Strider Wiki

Upon release, Strider II received mostly positive reviews, albeit it was consistently reviewed lower than its predecessor. There were some rumors circulating videogame magazines about Capcom being impressed by the game and planning on basing their own coin-op sequel off it[1]. This was apparently first reported in the October 1990 issue of Computer & Video Game in a preview of the then-upcoming game where the author stated, in no uncertain terms, that Capcom was so impressed by the "storyboards for the computer game" they decided to use them as the basis for a coin-op sequel, and claimed it was expected to release closer to Christmas[2]. Another magazine, YourSinclair, sent in an inqury about this rumor directly to Tiertex, with a representative simply responding "So we're told"[3]. Obviously enough, nothing about this rumor ever materialized.

In retrospective, Strider II and all its ports had been criticized and derided by critics and fans of the series for its many shortcomings and general lack of quality. Officially, the game has been removed from the Strider canon, with Andrew Szymanski (producer of the 2014 Strider) addressing it as an "illegitimate sequel".[4]

Critical Reception[]

Amiga Format gave the Amiga version a score of 77%, referring to it as a "hard core arcade action played at an exciting pace" but stating the game didn't reach classic status and fell short of its predecessor, mostly due to the main character's loss of charisma and needless inclusion of the laser gun[5]. The Atari ST port received a 80% from Computer + Video Games magazine, referring to it as an "improvement" over the original, but lamenting the cramped playing area.[6]

Reviewing the Amiga and Commodore 64 ports, Zzap! magazine gave them 65% and 66% respectively, both reviewers citing it as a disappointing sequel to the original and criticized the high difficulty, dull boss fights, uninspired graphics and unoriginal gameplay, with both only praising the C64's animations[7].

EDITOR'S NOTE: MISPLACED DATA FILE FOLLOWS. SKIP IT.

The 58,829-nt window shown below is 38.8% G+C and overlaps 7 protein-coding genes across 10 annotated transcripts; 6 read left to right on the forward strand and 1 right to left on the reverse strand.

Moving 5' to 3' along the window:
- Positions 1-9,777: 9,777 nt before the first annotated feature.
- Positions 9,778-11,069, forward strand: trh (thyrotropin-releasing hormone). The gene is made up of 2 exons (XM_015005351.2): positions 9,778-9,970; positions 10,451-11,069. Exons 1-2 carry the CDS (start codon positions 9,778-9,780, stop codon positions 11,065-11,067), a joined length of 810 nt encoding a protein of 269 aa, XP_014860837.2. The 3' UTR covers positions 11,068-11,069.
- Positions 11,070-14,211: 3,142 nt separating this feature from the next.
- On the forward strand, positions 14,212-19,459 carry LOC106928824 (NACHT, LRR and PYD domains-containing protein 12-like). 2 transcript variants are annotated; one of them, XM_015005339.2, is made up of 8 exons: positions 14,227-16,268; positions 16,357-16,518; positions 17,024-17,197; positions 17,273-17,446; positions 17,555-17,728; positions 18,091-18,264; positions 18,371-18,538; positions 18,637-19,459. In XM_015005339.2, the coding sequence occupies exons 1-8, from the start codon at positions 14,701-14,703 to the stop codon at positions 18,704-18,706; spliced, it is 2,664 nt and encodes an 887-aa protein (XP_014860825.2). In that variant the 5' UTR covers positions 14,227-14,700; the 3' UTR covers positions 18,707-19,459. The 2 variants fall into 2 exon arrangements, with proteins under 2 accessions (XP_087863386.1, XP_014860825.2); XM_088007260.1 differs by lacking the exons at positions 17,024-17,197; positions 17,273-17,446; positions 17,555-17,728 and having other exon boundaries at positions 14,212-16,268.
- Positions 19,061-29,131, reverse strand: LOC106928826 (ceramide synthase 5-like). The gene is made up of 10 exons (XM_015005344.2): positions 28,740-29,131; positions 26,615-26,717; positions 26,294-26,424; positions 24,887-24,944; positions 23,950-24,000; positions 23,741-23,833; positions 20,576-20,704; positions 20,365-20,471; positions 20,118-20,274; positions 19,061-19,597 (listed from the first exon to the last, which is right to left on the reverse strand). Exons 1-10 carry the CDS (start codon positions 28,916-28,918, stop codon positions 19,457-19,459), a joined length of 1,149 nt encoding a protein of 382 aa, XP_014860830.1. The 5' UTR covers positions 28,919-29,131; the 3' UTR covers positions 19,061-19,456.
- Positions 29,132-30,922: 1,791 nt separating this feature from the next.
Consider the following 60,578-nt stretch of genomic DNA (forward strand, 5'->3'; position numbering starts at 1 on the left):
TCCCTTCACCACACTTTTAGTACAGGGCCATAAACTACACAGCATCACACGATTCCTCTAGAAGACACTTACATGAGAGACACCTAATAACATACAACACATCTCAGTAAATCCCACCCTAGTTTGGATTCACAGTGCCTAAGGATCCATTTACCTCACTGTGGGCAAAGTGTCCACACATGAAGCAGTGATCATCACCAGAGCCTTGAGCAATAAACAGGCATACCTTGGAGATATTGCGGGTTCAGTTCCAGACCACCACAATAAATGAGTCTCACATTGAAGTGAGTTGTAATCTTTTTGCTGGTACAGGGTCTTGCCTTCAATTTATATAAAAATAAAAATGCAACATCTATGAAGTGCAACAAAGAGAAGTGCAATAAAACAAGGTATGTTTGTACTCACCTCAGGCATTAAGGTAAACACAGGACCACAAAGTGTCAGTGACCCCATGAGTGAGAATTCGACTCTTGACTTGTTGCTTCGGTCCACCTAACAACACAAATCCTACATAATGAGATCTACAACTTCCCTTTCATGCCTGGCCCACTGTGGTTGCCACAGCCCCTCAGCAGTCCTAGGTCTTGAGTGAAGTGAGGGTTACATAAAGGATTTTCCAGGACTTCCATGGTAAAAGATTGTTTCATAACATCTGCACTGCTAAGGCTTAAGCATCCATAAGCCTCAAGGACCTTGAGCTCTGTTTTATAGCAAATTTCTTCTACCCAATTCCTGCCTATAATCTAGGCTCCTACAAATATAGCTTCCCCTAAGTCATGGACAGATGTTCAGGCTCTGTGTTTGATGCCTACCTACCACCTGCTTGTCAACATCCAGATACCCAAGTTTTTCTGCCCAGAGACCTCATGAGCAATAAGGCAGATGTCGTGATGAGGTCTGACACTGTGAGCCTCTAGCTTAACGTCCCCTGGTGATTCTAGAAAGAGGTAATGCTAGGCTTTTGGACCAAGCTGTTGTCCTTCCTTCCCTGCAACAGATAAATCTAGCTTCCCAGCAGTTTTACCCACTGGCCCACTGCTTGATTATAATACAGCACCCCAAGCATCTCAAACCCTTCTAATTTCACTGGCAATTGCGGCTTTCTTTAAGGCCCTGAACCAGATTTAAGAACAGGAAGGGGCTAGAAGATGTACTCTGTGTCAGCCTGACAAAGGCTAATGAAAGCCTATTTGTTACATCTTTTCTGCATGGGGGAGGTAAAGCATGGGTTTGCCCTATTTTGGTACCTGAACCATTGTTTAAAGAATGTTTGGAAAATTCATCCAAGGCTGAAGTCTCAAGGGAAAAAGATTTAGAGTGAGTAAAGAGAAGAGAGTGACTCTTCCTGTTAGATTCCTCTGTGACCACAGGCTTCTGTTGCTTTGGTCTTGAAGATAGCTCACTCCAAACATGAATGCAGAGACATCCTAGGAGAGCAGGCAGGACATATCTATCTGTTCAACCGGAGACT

Computer + Video Games ranked the ZX Spectrum version with 80% while praising its graphics, playability and responsiveness, but considered that there were a heap of platform games better than it available for purchase[6]. YourSinclair gave it a socre of 87%, considering the game superior to the original in most every respect, but explaining that the novelty was gone and the game felt "much more ordinary"[1]. On the other hand, Crash! magazine scored it a 78% with its two reviewers having constrasting impressions, with Nick being unimpressed and saying it was a "little better" than the original, and Mark praising most of its new features.[8]

EGM reviewed Strider Returns for both the Mega Drive and Game Gear in their four reviewers format. The former was given an overall score of 6.75/10, praising the game's length and the digitized voices, but calling the animation choppy and the gameplay unexciting when compared with the first game; the latter was given an overall score of 7/10, with two reviewers agreeing that it was "surprisingly better" animation-wise than the Mega Drive version, and the other two considering it vastly inferior instead.[9]


  1. 1.0 1.1 Bielby, Mark (January 1991). "Strider 2". YourSinclair (61): Pg. 51.
  2. Staff (October 1990). "News - Capcom Grab US Gold's Boards". Computer & Video Games (107): Pg. 10.
  3. Davies, Jonathan (November 1990). "YS Megapreview: Strider II". YourSinclair (59). Pg. 15
  4. Yamoto, Shinichi (February 21, 2014). "out for the new Strider, the only one Strider - producer Andrew Szimansky talks about the revival after 15 years!". Retrieved 15 Aug 2015.
  5. Webb, Trenton (January 1991). "Screenplay: Strider II". Amiga Format (18). Pg. 38-39
  6. 6.0 6.1 Leadbetter, Richard (December 1990). "Review: Strider 2". Computer + Video Games (109). Pg. 121.
  7. Phil, Stu (January 1991). "Strider 2". Zzap! (69). Pg. 87.
  8. Roberts, Nick. Caswell, Mark (December 1990). "Reviews: Strider 2". Crash! (83). Pg. 71.
  9. Staff (October 1993). "Review Crew: Strider Returns". Electronic Gaming Monthly (51). Pg. 40, 44.